Chemokines as a Conductor of Bone Marrow Microenvironment in Chronic Myeloid Leukemia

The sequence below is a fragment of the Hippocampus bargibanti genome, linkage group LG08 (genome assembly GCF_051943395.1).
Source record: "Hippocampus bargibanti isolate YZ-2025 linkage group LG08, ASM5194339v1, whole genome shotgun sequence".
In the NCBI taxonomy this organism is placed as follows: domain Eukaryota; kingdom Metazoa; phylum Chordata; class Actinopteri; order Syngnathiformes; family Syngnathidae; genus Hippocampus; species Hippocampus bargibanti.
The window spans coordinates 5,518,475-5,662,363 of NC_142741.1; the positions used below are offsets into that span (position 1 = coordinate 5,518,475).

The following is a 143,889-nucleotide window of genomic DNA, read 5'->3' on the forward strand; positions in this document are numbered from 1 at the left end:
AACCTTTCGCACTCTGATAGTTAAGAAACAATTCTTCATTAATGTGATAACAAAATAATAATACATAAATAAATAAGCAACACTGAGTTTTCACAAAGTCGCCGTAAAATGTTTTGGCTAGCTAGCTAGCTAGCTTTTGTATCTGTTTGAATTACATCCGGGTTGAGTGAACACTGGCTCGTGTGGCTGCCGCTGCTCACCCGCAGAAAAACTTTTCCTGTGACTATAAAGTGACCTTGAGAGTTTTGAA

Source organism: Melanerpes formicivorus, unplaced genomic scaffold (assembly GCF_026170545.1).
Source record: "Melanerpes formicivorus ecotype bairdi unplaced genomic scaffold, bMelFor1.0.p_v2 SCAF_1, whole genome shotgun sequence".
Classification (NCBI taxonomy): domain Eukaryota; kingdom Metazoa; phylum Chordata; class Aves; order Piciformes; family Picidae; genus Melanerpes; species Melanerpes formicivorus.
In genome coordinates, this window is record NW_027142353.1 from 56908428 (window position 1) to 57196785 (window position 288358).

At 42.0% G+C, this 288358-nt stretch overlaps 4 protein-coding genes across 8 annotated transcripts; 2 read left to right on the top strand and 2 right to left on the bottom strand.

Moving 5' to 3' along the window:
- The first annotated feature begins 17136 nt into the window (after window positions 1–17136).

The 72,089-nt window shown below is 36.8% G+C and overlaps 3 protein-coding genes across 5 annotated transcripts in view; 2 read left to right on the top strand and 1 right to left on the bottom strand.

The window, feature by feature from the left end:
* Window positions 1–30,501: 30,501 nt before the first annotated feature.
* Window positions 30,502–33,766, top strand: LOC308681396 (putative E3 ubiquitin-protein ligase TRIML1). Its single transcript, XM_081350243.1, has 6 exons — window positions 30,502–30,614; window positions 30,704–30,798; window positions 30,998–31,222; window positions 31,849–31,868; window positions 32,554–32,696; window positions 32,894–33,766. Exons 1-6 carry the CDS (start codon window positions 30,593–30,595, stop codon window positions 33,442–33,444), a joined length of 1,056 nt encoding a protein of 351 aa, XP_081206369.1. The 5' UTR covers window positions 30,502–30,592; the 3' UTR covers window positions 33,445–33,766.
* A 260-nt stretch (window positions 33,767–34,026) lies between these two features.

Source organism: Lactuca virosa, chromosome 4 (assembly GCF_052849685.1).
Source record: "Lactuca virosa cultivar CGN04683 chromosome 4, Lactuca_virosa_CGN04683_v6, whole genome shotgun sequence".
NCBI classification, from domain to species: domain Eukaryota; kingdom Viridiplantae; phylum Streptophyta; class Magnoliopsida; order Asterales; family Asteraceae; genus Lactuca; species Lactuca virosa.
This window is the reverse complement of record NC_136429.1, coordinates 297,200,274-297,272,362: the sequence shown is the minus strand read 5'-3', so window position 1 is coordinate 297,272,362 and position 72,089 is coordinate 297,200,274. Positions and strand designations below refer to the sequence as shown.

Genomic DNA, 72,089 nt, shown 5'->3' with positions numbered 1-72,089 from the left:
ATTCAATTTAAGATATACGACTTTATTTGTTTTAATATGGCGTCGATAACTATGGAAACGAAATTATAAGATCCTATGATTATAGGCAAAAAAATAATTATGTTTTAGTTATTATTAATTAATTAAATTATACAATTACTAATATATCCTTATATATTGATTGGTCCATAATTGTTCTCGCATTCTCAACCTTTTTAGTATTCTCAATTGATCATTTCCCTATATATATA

Similar to their healthy counterpart, malignant hematopoietic stem cells in myeloid malignancies, such as myeloproliferative neoplasms, myelodysplastic syndromes, and acute myeloid leukemia, reside in a highly complex and dynamic cellular microenvironment in the bone marrow. This environment provides key regulatory signals for and tightly controls cardinal features of hematopoietic stem cells (HSCs), including self-renewal, quiescence, differentiation, and migration. These features are essential to maintaining cellular homeostasis and blood regeneration throughout life. A large number of studies have extensively addressed the composition of the bone marrow niche in mouse models, as well as the cellular and molecular communication modalities at play under both normal and pathogenic situations. Although instrumental to interrogating the complex composition of the HSC niche and dissecting the niche remodeling processes that appear to actively contribute to leukemogenesis, these models may not fully recapitulate the human system due to immunophenotypic, architectural, and functional inter-species variability. This review summarizes several aspects related to the human hematopoietic niche: (1) its anatomical structure, composition, and function in normal hematopoiesis; (2) its alteration and functional relevance in the context of chronic and acute myeloid malignancies; (3) age-related niche changes and their suspected impact on hematopoiesis; (4) ongoing efforts to develop new models to study niche-leukemic cell interaction in human myeloid malignancies; and finally, (5) how the knowledge gained into leukemic stem cell (LSC) niche dependencies might be exploited to devise novel therapeutic strategies that aim at disrupting essential niche-LSC interactions or improve the regenerative ability of the disease-associated hematopoietic niche.